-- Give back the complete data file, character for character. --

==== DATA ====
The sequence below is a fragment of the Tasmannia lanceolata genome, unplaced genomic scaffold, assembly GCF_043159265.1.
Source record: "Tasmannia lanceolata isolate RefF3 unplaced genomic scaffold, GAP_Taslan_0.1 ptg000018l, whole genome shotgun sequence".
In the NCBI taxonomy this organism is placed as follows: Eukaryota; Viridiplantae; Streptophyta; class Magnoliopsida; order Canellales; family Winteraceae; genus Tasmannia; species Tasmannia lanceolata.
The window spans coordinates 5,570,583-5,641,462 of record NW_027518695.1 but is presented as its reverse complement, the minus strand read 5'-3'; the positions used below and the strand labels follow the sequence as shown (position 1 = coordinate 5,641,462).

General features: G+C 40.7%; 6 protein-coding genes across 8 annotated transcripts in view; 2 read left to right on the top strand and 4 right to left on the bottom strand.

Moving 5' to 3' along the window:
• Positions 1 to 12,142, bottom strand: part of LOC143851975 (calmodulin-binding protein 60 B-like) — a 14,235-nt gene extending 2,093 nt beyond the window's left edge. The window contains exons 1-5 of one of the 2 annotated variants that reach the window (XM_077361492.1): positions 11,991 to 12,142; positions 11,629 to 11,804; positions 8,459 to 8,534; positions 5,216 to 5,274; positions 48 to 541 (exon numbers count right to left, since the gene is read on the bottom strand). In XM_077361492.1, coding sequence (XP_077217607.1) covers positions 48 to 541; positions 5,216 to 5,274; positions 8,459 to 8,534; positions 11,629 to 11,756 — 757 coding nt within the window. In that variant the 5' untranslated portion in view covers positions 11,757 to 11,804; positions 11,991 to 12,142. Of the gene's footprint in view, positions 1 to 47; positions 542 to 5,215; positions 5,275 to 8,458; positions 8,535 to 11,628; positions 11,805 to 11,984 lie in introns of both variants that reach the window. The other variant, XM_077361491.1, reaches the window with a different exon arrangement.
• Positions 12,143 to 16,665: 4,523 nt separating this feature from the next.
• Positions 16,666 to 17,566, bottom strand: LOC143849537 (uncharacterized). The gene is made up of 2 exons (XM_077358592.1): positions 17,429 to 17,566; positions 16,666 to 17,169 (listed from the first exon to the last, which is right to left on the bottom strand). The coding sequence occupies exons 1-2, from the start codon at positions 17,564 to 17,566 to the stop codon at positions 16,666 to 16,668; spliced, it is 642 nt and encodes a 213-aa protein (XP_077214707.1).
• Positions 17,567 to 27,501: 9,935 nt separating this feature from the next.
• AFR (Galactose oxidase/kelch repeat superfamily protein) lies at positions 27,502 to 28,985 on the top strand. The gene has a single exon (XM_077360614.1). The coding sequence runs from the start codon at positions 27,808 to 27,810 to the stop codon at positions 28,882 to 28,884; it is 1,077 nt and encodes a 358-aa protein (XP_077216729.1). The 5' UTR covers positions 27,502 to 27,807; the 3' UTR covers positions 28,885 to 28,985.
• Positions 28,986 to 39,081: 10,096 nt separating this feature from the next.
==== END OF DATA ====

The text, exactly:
The sequence below is a fragment of the Tasmannia lanceolata genome, unplaced genomic scaffold, assembly GCF_043159265.1.
Source record: "Tasmannia lanceolata isolate RefF3 unplaced genomic scaffold, GAP_Taslan_0.1 ptg000018l, whole genome shotgun sequence".
In the NCBI taxonomy this organism is placed as follows: Eukaryota; Viridiplantae; Streptophyta; class Magnoliopsida; order Canellales; family Winteraceae; genus Tasmannia; species Tasmannia lanceolata.
The window spans coordinates 5,570,583-5,641,462 of record NW_027518695.1 but is presented as its reverse complement, the minus strand read 5'-3'; the positions used below and the strand labels follow the sequence as shown (position 1 = coordinate 5,641,462).

General features: G+C 40.7%; 6 protein-coding genes across 8 annotated transcripts in view; 2 read left to right on the top strand and 4 right to left on the bottom strand.

Moving 5' to 3' along the window:
• Positions 1 to 12,142, bottom strand: part of LOC143851975 (calmodulin-binding protein 60 B-like) — a 14,235-nt gene extending 2,093 nt beyond the window's left edge. The window contains exons 1-5 of one of the 2 annotated variants that reach the window (XM_077361492.1): positions 11,991 to 12,142; positions 11,629 to 11,804; positions 8,459 to 8,534; positions 5,216 to 5,274; positions 48 to 541 (exon numbers count right to left, since the gene is read on the bottom strand). In XM_077361492.1, coding sequence (XP_077217607.1) covers positions 48 to 541; positions 5,216 to 5,274; positions 8,459 to 8,534; positions 11,629 to 11,756 — 757 coding nt within the window. In that variant the 5' untranslated portion in view covers positions 11,757 to 11,804; positions 11,991 to 12,142. Of the gene's footprint in view, positions 1 to 47; positions 542 to 5,215; positions 5,275 to 8,458; positions 8,535 to 11,628; positions 11,805 to 11,984 lie in introns of both variants that reach the window. The other variant, XM_077361491.1, reaches the window with a different exon arrangement.
• Positions 12,143 to 16,665: 4,523 nt separating this feature from the next.
• Positions 16,666 to 17,566, bottom strand: LOC143849537 (uncharacterized). The gene is made up of 2 exons (XM_077358592.1): positions 17,429 to 17,566; positions 16,666 to 17,169 (listed from the first exon to the last, which is right to left on the bottom strand). The coding sequence occupies exons 1-2, from the start codon at positions 17,564 to 17,566 to the stop codon at positions 16,666 to 16,668; spliced, it is 642 nt and encodes a 213-aa protein (XP_077214707.1).
• Positions 17,567 to 27,501: 9,935 nt separating this feature from the next.
• AFR (Galactose oxidase/kelch repeat superfamily protein) lies at positions 27,502 to 28,985 on the top strand. The gene has a single exon (XM_077360614.1). The coding sequence runs from the start codon at positions 27,808 to 27,810 to the stop codon at positions 28,882 to 28,884; it is 1,077 nt and encodes a 358-aa protein (XP_077216729.1). The 5' UTR covers positions 27,502 to 27,807; the 3' UTR covers positions 28,885 to 28,985.
• Positions 28,986 to 39,081: 10,096 nt separating this feature from the next.